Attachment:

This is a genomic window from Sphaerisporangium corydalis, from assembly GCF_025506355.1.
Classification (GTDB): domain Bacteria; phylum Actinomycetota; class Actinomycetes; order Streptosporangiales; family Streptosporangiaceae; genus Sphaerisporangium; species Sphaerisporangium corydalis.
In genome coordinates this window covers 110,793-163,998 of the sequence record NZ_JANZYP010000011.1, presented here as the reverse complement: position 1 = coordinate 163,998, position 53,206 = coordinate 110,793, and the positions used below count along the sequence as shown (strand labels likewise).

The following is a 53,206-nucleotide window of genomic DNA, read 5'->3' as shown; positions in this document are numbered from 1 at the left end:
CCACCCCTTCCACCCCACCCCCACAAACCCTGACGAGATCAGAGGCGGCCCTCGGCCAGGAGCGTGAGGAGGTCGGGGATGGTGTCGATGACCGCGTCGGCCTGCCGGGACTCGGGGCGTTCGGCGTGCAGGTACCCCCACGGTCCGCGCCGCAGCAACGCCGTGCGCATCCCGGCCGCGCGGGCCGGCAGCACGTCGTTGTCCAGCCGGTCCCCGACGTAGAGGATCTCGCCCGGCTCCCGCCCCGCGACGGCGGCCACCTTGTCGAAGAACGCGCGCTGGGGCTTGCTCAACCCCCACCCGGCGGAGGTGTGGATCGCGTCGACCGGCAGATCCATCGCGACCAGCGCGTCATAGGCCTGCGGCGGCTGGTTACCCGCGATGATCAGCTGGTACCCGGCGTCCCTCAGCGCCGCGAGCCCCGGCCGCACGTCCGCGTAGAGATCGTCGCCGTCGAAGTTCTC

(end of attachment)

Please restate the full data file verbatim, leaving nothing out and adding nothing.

This is a genomic window from Sphaerisporangium corydalis, from assembly GCF_025506355.1.
Classification (GTDB): domain Bacteria; phylum Actinomycetota; class Actinomycetes; order Streptosporangiales; family Streptosporangiaceae; genus Sphaerisporangium; species Sphaerisporangium corydalis.
In genome coordinates this window covers 110,793-163,998 of the sequence record NZ_JANZYP010000011.1, presented here as the reverse complement: position 1 = coordinate 163,998, position 53,206 = coordinate 110,793, and the positions used below count along the sequence as shown (strand labels likewise).

The following is a 53,206-nucleotide window of genomic DNA, read 5'->3' as shown; positions in this document are numbered from 1 at the left end:
CCACCCCTTCCACCCCACCCCCACAAACCCTGACGAGATCAGAGGCGGCCCTCGGCCAGGAGCGTGAGGAGGTCGGGGATGGTGTCGATGACCGCGTCGGCCTGCCGGGACTCGGGGCGTTCGGCGTGCAGGTACCCCCACGGTCCGCGCCGCAGCAACGCCGTGCGCATCCCGGCCGCGCGGGCCGGCAGCACGTCGTTGTCCAGCCGGTCCCCGACGTAGAGGATCTCGCCCGGCTCCCGCCCCGCGACGGCGGCCACCTTGTCGAAGAACGCGCGCTGGGGCTTGCTCAACCCCCACCCGGCGGAGGTGTGGATCGCGTCGACCGGCAGATCCATCGCGACCAGCGCGTCATAGGCCTGCGGCGGCTGGTTACCCGCGATGATCAGCTGGTACCCGGCGTCCCTCAGCGCCGCGAGCCCCGGCCGCACGTCCGCGTAGAGATCGTCGCCGTCGAAGTTCTC